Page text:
A BPEL process specifies the exact order in which participating Web services should be invoked, either sequentially or in parallel. With BPEL, you can express conditional behaviors. For example, an invocation of a Web service can depend on the value of a previous invocation. You can also construct loops, declare variables, copy and assign values, define fault handlers, and so on. By combining all these constructs, you can define complex business processes in an algorithmic manner. In fact, because business processes are essentially graphs of activities, it might be useful to express them using Unified Modeling Language (UML) activity diagrams.

In a typical scenario, the BPEL business process receives a request. To fulfill it, the process invokes the involved Web services and then responds to the original caller. Because the BPEL process communicates with other Web services, it relies heavily on the WSDL description of the Web services invoked by the composite Web service.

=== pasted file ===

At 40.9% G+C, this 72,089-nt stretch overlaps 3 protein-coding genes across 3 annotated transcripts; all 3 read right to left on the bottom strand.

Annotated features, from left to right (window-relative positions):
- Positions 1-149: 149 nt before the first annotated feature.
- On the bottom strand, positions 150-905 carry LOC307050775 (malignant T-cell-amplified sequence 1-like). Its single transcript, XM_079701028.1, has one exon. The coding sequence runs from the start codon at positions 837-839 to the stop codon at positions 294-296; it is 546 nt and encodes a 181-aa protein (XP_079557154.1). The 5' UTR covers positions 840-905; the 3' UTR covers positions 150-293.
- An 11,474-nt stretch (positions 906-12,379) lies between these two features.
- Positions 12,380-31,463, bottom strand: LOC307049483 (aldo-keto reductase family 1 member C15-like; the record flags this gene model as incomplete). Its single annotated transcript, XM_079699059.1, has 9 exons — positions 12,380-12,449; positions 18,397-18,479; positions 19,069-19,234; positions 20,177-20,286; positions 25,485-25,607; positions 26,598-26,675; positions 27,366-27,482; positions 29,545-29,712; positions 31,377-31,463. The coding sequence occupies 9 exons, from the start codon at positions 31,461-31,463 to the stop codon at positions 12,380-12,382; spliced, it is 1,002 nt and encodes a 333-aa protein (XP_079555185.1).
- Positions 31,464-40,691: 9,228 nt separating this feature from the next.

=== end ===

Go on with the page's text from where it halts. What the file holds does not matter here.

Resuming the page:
Let's take an example. A BPEL process consists of steps; each step is called an "activity." BPEL supports primitive as well as structure activities. Primitive activities represent basic constructs and are used for common tasks, such as the following:

  • Invoking other Web services, using <invoke>
  • Waiting for the client to invoke the business process by sending a message, using <receive> (receiving a request)
  • Generating a response for synchronous operations, using <reply>
  • Manipulating data variables, using <assign>
  • Indicating faults and exceptions, using <throw>
  • Waiting for some time, using <wait>
  • Terminating the entire process, using <terminate>
We can then combine these and other primitive activities to define complex algorithms that specify exactly the steps of business processes. To combine primitive activities, BPEL supports several structure activities. The most important are
  • Sequence ( <sequence>), which allows us definition of a set of activities that will be invoked in an ordered sequence